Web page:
solid and liquid wastes

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kamato
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185494
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solid and liquid wastes
Updated:
2012-12-09 23:16:05
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  1. prob caused by growing volume of waste
    • difficulties in disposal
    • dump sites being used up
    • increases in pollution of aquativc environments
    • increases in costs of disposal
  2. What are solid wastes? types (4)
    s
    m
    h
    s
    • solid waste
    • municipal solid waste
    • hazardous
    • special
  3. Solid Wastes-human made
    include:___ like... and ___ items...
    • refuse- garbage, rubbish, ashes food, papers, plastic bags etc, beverages cans, yard work trimming
    • large items: old car, refridgerator, TV, computers, not easily disposed** repairs cost too much money 
    • -regulation body- state/local goverment
  4. Components of the MSW Streams
    • packaging
    • furnature
    • clothing
    • bottles
    • food waste
    • papers
    • batteries
    • organic
  5. beverage cans per day
    200 million 
  6. paper waste
    70 lbs per year
  7. Municipal Solid Waste
    • this is trash or garbage
    • between 1960 and 2009 the US residents, businesses, and institutions generated approximately 243 million tons of MSW before recyclings
  8. MSW generation rates 60-2009
    steady increase until real recently

    yellow line individual people generat... by year 2008 it started to reduce a little bit ( have to consider population increase and stuff) 
  9. Total MSW generation in 2009 (243 million tons )
    • we use a lot of paper! (265)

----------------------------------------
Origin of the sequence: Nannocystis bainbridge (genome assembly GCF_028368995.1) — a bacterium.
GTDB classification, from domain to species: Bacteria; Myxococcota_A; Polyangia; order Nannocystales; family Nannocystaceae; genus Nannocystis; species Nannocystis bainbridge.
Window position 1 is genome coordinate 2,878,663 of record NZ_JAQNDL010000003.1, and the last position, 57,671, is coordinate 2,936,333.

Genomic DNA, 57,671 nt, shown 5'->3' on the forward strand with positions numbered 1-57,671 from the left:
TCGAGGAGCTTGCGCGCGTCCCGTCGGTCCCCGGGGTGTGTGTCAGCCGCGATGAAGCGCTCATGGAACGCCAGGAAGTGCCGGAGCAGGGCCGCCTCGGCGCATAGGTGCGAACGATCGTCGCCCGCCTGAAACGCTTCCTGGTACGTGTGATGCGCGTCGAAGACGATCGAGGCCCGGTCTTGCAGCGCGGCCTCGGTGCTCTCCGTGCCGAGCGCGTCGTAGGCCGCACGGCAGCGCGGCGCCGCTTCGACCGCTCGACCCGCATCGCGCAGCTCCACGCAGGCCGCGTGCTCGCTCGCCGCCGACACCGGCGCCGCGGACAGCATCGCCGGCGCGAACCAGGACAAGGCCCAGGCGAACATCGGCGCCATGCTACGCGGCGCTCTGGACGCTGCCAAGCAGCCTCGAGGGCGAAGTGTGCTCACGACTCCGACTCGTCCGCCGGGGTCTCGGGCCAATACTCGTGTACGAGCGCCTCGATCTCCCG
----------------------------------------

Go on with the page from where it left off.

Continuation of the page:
• food storage (14.1) 
    • Yard trimmings ( 13.7%) 
    • Plastic
  10. Solid waste- storage
    • home - wastepaper baskets in bath and bed, garbage/rubbish from food preparation
    • others- larger solid waste outside for central storage
    • 20-30 gallon garbage
    • dumpsters-large-volume, non-compacting bulk receptacles
  11. Solid waste collection
    • to be colleted once per week or 2x
    • private collector
    • local government owned and financed op
    • collection vehicles
  12. 4 dimensions of MSW disposal
    • recycling
    • landfilling
    • composting
    • combustion
  13. major components of MSW management
    • to make energy
    • to recycle
    • landfilling
  14. EPAs hierarchy for management of MSW
    (3) from more to favored to less favored
    • source reduction
    • recycling
    • disposal
  15. 2 important components: Source reductions
    • reducing the amount of waste created 
    • reusing whenever possible
  16. waste reduction aims to reduce the amt produced at source
    2. waste recycling refers to the reuse of materials in the waste
  17. programs for recycing (9)
    • reuse center
    • grass recycling
    • home composting:
    • pay as you throw
    • business recycling
    • business composting
    • drop off ceneter
    • yard trimming pick ups
    • home recycling pick up
  18. recycling is defined by the EPA as...
    the EPA defines recycling (reuse) as the process of minimizing waste generation by recovering and reprocessing usable products that might otherwise beome waste (i.e. recycling of aluminum cans, paper, bottles etc.)
  19. Advantages of recycling (7)
    • opens up new manufacturing employment opportunities
    • reduces emissions of greenhouse gases
    • prevents pollution generated by the use of new materials
    • decreases the amount of materials shipped to landfills
    • reduced the need for landfiulling and incineration
    • preserves /conserves raw materials and natural resources
    • help sustain the environment for future generations
  20. MSW recycling rates 60-2009
    gone up